24 Hour Snow / Water Equiv. 0” /0.0” 0″ /0″
Storm Snow /Water Equiv. (12/30-12/31) 5” /0.68″ 16″ /1.5″
Current Snow Depth 32″ 35″
December Snow / Water Equiv. 73.5″ /4.1″ 69″ / 6″
Total Winter Snowfall / Water Equiv. 95.9″ / 8.16” 140″ / 14.3″
Snowload in Valdez 23 lbs/sq. ft.

img_20161228_130954img_20161228_130730

Photos of our new Nicks Valley Weather Station Python to the east, Berlin Wall to the west.

SNOWFALL for LAST 24 HRS at OTHER STATIONS:
Nicks Valley at 4200 ft (in): 0″
Upper Tsaina at 1750 ft (in): 0″
Sugarloaf at 550 ft (in): 0″
SNOW DEPTH & WATER SURVEY (12/6/2016) Depth Snow Water Equivalent
Milepost 2.5 Valdez  13.2″  2.3″
Milepost 18 15.4″ 2.1″
Milepost 29 Worthington Flats 32.2″ 6.4″
Milepost 37 Tsaina River bridge 24.1″ 4.1″
This survey is done the first week of each month.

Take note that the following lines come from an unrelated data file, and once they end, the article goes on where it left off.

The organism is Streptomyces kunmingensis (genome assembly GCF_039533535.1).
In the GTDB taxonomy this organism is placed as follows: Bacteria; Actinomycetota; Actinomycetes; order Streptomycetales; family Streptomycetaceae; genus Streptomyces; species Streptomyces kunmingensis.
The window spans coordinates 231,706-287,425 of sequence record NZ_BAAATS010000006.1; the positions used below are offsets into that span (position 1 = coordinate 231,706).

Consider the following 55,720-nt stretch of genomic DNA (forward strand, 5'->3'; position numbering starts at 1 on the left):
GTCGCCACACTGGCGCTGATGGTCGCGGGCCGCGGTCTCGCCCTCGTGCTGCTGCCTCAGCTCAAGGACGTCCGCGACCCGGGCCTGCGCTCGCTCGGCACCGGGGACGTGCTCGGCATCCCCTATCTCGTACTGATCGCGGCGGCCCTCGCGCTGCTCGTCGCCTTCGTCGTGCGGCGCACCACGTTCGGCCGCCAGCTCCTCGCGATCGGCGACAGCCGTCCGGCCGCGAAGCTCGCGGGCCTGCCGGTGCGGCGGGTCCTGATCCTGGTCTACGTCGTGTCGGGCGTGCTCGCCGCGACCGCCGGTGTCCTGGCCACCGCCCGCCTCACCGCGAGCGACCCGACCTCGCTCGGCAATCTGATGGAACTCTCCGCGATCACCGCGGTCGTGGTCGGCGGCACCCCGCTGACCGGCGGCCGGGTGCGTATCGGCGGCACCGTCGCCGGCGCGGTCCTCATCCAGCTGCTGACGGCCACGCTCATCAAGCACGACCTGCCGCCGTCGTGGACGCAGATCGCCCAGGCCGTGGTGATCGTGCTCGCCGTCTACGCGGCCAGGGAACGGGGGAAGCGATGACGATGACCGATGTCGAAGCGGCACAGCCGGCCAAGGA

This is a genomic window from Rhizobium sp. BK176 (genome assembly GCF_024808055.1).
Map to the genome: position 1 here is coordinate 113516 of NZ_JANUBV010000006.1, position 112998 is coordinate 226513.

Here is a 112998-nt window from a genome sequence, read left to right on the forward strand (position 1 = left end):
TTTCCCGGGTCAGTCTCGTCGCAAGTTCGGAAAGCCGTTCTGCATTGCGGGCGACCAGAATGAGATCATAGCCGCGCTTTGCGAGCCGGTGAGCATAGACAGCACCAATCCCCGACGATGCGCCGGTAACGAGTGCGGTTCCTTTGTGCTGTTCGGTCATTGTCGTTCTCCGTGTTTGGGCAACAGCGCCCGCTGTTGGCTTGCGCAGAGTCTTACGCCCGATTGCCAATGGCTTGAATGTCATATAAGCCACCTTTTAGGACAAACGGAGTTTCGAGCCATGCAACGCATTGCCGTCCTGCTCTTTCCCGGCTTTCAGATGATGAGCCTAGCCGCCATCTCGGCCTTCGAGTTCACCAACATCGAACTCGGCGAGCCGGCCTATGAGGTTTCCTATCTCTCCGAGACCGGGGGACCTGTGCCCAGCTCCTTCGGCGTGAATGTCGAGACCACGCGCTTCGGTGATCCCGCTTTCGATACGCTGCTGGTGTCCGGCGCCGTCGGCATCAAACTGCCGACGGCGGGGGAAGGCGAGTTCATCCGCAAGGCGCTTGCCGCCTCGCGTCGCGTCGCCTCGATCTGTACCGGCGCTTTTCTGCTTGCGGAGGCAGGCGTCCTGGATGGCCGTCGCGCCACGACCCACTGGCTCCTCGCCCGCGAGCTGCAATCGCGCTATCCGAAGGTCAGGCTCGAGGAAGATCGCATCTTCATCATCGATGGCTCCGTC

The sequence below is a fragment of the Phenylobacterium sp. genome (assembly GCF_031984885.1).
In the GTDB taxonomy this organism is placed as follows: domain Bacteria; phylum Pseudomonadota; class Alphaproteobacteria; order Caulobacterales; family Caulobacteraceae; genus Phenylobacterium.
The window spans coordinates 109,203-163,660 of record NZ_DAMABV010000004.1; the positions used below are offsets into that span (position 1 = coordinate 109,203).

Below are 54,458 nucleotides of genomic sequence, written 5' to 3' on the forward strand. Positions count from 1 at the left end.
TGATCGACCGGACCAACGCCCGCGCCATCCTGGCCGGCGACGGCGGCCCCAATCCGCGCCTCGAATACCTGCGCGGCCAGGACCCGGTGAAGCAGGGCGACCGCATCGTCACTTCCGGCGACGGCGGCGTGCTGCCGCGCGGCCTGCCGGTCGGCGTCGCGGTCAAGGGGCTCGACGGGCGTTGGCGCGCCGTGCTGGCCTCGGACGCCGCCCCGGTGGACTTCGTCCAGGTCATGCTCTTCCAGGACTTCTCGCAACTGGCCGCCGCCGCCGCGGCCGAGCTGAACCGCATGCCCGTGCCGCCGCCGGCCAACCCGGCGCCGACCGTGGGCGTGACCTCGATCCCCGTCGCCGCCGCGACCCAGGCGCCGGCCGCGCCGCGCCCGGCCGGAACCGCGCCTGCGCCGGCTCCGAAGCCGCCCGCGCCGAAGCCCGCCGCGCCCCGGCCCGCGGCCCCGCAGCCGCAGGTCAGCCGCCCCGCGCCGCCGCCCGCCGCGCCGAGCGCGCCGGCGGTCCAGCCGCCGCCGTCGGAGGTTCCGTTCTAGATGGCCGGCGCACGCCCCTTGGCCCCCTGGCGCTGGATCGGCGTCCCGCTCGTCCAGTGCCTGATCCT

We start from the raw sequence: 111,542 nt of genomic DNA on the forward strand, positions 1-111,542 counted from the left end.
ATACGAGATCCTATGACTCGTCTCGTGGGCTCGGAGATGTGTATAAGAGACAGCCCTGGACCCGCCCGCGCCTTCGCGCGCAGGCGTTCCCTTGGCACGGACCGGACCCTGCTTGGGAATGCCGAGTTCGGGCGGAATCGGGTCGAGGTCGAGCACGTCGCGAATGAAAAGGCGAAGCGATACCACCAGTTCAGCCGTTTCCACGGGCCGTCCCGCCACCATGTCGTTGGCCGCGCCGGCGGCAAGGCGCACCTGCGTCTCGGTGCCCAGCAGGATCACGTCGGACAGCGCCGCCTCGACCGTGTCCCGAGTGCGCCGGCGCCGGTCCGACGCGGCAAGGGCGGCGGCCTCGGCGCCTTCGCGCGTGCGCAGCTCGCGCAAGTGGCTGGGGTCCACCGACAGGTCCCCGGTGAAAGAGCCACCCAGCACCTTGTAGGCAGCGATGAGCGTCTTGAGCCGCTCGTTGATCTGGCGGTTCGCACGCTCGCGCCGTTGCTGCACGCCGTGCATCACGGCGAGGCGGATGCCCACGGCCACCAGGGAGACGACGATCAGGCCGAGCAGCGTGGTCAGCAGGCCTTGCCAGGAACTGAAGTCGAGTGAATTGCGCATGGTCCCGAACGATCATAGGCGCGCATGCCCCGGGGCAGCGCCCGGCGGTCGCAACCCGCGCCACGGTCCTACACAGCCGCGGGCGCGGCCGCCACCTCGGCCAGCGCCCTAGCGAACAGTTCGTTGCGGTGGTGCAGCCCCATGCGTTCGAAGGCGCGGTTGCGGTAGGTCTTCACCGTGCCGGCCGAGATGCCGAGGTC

Weather Quicklinks:

  • NWS forecast for Northeast Prince William Sound <here>
  • NOAA NWS spot forecast for Thompson Pass <here>
  • Thompson Pass RWIS weather station <here>
  • MP 30 Nicks (Happy) Valley weather station at 4200 feet <here> (scroll to Nicks Valley)
  • Valdez Glacier UAF weather station at 6600 feet <data here> <map here>
  • Further weather resources <here>

SNOW CLIMATE ZONES:

  • coastal-zone-iconMaritime (Coastal) – from the Port of Valdez to Thompson Pass, all waters flowing into Valdez Arm and everything south of Marshall Pass.
  • intermountain-zone-iconInter-mountain (Transitional) – between Thompson Pass and Rendezvous Lodge.
  • interior-zone-iconContinental (Interior) – the dry north side of the Chugach (north of 46 Mile, including the Tonsina River).

Photo of Thompson Pass

 thompson-pass-ski-runs

Interactive Map of Valdez Forecast Areas w/ Many Resource Layers (Trevor Grams)

climate-zones-topoclimate-zones-satellitegoogle-earth1

Run Map of Thompson Pass Area (Sean Wisner) (2MB download)
VAC Run Map Thompson Pass

NEWS: Our region is “one of the snowiest places on earth” – Serendipity / Rendezvous snowfall record set in 1963 <here>.

Free smart phone avalanche forecasts at: http://www.avalancheforecasts.com/

Posted in VAC Forecasts.
Sarah Carter

Forecaster: Sarah Carter